Why Rao’s Sauce Is Worth Billions, According to Campbell’s

Why Rao’s Sauce Is Worth Billions, According to Campbell’s

Although it became known for its sauces, Rao’s offers a range of other food products, including dry pastas, soups and frozen entrées. Photo courtesy of Sovos Brands.

In August, Campbell Soup acquired Rao’s sauce owner Sovos Brands for $23 per share, reflecting a total value of a staggering $2.7 billion. While Sovos owns other food brands like Noosa Yoghurt and Michael Angelo’s, its standout star has always been Rao’s. So, what makes this sauce brand worth billions of dollars and will Campbell’s new ownership impact the brand?

Founded in 1992, Rao’s sauces expanded out of a historic Manhattan restaurant that offered expensive Italian food products. Since then, it has become the leading brand of high quality sauces, but its offerings also include dry pastas, soups and frozen entrées. In fact, Rao’s accounted for nearly 70 percent of Sovos Brands’ 2022 sales, or $837 million.

Sovos, which was only founded six years ago, went public in 2021. Early on, the company noticed that brands emphasizing craftsmanship, transparency and compelling narratives were on a rapid rise in the food sector. This led Sovos to acquire and foster such brands for greater expansion. Michael Angelo’s was its first acquisition, followed by Rao’s, now renowned for its exceptional sauce range.

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Since Sovos’ acquisition of Rao’s in 2017, the brand has expanded over ninefold, according to Yuri Hermida, the chief growth officer of Sovos Brands. A noteworthy achievement is volume-driven growth, particularly in an era where growth is often price-driven. With Rao’s, the brand has consistently seen close to 50 percent annual growth in volume.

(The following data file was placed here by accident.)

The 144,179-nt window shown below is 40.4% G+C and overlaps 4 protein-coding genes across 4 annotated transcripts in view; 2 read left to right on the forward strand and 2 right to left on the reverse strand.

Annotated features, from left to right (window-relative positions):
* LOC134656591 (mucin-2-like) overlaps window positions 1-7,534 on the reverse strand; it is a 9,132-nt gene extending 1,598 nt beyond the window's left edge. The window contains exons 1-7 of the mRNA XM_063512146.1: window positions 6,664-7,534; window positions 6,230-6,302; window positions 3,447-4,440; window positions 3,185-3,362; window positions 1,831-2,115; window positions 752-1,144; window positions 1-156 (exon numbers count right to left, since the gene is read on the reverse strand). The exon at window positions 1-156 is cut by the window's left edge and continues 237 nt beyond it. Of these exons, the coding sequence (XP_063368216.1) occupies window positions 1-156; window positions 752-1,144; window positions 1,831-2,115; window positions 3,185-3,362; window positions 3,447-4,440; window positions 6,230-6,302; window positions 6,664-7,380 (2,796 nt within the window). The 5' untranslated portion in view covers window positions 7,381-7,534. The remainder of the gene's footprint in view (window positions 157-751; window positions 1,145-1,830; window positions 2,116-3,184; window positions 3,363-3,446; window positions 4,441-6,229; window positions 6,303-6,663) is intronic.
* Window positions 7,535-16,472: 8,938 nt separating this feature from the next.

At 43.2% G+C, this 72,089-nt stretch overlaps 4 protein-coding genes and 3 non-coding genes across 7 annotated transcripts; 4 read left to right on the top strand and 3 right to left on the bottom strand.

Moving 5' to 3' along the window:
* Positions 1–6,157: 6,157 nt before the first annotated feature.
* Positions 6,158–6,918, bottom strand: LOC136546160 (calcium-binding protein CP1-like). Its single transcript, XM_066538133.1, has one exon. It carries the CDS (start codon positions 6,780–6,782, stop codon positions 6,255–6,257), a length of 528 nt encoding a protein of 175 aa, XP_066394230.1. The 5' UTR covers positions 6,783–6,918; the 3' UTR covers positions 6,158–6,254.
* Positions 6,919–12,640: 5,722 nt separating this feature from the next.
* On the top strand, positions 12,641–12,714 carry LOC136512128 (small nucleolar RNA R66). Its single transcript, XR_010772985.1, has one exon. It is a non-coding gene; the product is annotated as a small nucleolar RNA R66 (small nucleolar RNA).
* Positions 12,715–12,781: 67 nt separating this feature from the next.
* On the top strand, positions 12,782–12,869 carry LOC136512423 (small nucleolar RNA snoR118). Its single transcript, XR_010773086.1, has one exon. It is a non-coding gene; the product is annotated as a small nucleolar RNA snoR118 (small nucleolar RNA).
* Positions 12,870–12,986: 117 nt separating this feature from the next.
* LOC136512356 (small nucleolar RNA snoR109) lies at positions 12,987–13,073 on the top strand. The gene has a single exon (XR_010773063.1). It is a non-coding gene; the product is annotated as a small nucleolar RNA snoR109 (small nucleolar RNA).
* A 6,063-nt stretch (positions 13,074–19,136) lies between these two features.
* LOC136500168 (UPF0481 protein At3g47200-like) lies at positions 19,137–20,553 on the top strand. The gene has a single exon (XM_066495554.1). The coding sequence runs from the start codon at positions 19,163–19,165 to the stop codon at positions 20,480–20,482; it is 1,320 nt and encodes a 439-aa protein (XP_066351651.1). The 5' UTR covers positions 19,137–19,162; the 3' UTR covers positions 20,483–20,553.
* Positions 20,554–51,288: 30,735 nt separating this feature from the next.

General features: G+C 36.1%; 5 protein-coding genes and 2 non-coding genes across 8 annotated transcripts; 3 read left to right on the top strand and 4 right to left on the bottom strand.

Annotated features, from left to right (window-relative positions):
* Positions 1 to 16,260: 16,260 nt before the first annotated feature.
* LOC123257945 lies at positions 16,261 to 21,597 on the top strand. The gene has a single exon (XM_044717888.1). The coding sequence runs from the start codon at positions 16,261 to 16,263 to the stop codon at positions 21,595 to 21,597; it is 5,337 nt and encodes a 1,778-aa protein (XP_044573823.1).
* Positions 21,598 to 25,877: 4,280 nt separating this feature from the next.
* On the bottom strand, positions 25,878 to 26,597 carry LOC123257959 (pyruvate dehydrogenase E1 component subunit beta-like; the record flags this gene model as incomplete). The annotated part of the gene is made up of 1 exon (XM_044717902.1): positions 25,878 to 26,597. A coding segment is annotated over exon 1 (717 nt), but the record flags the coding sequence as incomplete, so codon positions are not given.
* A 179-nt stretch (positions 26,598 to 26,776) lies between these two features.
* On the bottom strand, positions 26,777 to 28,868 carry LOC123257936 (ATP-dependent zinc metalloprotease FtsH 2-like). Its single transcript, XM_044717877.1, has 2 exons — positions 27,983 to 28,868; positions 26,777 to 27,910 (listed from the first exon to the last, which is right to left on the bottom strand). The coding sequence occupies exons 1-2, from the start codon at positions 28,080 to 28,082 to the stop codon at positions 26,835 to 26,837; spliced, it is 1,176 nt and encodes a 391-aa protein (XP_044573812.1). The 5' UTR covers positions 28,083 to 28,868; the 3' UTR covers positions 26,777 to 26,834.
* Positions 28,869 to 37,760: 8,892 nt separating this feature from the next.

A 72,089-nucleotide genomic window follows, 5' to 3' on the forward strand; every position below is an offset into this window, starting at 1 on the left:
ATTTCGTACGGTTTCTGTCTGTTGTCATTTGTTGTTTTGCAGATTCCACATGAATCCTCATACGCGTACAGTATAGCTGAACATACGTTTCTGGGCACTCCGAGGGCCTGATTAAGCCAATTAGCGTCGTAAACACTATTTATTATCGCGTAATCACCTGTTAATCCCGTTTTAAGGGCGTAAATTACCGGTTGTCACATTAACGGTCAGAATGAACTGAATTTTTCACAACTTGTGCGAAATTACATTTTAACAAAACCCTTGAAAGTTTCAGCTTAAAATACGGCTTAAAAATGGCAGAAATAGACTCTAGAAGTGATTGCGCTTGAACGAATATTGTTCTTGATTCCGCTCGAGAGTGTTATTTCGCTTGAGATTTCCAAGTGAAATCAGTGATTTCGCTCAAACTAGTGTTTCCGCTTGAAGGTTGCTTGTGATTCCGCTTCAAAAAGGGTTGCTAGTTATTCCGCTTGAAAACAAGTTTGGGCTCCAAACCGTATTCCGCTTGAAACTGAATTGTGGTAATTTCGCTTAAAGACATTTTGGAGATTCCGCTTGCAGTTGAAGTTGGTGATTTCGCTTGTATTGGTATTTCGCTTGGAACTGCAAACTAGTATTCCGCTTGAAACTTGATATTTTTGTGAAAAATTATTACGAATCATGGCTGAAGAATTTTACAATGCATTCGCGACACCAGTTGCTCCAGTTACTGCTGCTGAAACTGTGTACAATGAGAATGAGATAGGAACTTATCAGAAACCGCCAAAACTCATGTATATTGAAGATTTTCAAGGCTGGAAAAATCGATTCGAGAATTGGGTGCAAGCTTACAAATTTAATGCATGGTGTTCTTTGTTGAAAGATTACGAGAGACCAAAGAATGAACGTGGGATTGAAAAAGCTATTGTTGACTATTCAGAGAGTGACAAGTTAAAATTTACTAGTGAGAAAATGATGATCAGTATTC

At $8 per jar, Rao’s sauces come at a much higher price point than fellow Campbell’s brand Prego. Despite the premium price tag, the brand has gained a cult following thanks to its inclusion of high quality ingredients and successful word-of-mouth marketing.

Rao’s impressive success has only been possible because some consumers are willing to spend more for quality items. While price is typically reflective of the various costs associated with production, packaging and distribution, Rao’s also uses it as a selling point. The high price point differentiates Rao’s sauce from its competitors since many consumers see it as an indicator of quality.

Campbell’s, famously associated with its soups and Goldfish crackers, might not initially seem like the right fit for a premium food label. But for a large corporation aiming to tap into the premium sector, acquiring a top-tier brand can be a strategic move. This allows the company to cater to customers already accustomed to upscale prices, without upsetting their current customer base by raising costs. 

When the acquisition was announced, Campbell’s and Sovos were enthusiastic about the deal; however, there was online resistance, especially from devoted Rao’s enthusiasts. Many voiced worries about potential changes in the popular sauce’s flavor or ingredients. As it stands, Rao’s promotes its Homemade sauces as free from added water, sugar, tomato paste or colors.

The new management has committed to maintaining Rao’s sauce’s signature taste. “We will not touch the sauce,” affirmed Mark Clouse, the CEO of Campbell’s. If the flavor stays consistent, most consumers likely won’t be concerned about the change in ownership.

The transaction is expected to close by the end of December.

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